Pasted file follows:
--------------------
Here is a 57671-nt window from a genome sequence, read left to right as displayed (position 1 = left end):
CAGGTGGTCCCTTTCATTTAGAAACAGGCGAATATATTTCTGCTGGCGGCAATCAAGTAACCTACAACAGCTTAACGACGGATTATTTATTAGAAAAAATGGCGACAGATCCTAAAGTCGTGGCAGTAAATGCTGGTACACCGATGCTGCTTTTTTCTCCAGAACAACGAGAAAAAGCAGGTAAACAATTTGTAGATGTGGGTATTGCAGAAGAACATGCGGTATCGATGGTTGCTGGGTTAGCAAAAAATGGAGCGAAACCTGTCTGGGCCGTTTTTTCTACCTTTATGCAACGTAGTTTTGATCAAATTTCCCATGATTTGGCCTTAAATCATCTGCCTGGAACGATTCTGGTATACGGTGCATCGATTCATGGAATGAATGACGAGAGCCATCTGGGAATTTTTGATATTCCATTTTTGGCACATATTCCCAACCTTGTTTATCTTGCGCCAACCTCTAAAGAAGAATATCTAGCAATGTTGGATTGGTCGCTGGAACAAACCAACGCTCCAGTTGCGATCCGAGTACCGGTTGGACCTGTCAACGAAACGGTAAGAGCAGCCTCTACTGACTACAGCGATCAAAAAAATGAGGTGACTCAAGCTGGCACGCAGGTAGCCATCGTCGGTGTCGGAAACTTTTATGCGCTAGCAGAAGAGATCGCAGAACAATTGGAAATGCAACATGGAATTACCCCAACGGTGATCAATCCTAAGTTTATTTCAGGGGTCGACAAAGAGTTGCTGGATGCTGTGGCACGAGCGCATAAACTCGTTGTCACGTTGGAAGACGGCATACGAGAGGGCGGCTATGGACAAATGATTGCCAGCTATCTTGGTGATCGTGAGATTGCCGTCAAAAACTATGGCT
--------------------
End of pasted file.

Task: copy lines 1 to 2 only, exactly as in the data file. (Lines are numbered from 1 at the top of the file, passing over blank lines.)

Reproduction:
Here is a 57671-nt window from a genome sequence, read left to right as displayed (position 1 = left end):
CAGGTGGTCCCTTTCATTTAGAAACAGGCGAATATATTTCTGCTGGCGGCAATCAAGTAACCTACAACAGCTTAACGACGGATTATTTATTAGAAAAAATGGCGACAGATCCTAAAGTCGTGGCAGTAAATGCTGGTACACCGATGCTGCTTTTTTCTCCAGAACAACGAGAAAAAGCAGGTAAACAATTTGTAGATGTGGGTATTGCAGAAGAACATGCGGTATCGATGGTTGCTGGGTTAGCAAAAAATGGAGCGAAACCTGTCTGGGCCGTTTTTTCTACCTTTATGCAACGTAGTTTTGATCAAATTTCCCATGATTTGGCCTTAAATCATCTGCCTGGAACGATTCTGGTATACGGTGCATCGATTCATGGAATGAATGACGAGAGCCATCTGGGAATTTTTGATATTCCATTTTTGGCACATATTCCCAACCTTGTTTATCTTGCGCCAACCTCTAAAGAAGAATATCTAGCAATGTTGGATTGGTCGCTGGAACAAACCAACGCTCCAGTTGCGATCCGAGTACCGGTTGGACCTGTCAACGAAACGGTAAGAGCAGCCTCTACTGACTACAGCGATCAAAAAAATGAGGTGACTCAAGCTGGCACGCAGGTAGCCATCGTCGGTGTCGGAAACTTTTATGCGCTAGCAGAAGAGATCGCAGAACAATTGGAAATGCAACATGGAATTACCCCAACGGTGATCAATCCTAAGTTTATTTCAGGGGTCGACAAAGAGTTGCTGGATGCTGTGGCACGAGCGCATAAACTCGTTGTCACGTTGGAAGACGGCATACGAGAGGGCGGCTATGGACAAATGATTGCCAGCTATCTTGGTGATCGTGAGATTGCCGTCAAAAACTATGGCT